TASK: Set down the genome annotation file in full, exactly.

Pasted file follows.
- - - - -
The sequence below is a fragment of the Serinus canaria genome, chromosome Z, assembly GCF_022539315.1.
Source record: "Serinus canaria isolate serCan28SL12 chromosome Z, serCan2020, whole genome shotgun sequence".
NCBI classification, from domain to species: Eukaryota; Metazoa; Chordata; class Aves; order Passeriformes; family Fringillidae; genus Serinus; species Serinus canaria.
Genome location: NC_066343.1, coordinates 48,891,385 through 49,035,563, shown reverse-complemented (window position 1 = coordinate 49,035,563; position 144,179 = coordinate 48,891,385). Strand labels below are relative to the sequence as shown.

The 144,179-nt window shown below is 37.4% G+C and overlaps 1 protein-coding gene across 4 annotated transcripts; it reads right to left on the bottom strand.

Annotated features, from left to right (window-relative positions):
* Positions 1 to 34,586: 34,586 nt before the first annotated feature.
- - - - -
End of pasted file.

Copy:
The sequence below is a fragment of the Serinus canaria genome, chromosome Z, assembly GCF_022539315.1.
Source record: "Serinus canaria isolate serCan28SL12 chromosome Z, serCan2020, whole genome shotgun sequence".
NCBI classification, from domain to species: Eukaryota; Metazoa; Chordata; class Aves; order Passeriformes; family Fringillidae; genus Serinus; species Serinus canaria.
Genome location: NC_066343.1, coordinates 48,891,385 through 49,035,563, shown reverse-complemented (window position 1 = coordinate 49,035,563; position 144,179 = coordinate 48,891,385). Strand labels below are relative to the sequence as shown.

The 144,179-nt window shown below is 37.4% G+C and overlaps 1 protein-coding gene across 4 annotated transcripts; it reads right to left on the bottom strand.

Annotated features, from left to right (window-relative positions):
* Positions 1 to 34,586: 34,586 nt before the first annotated feature.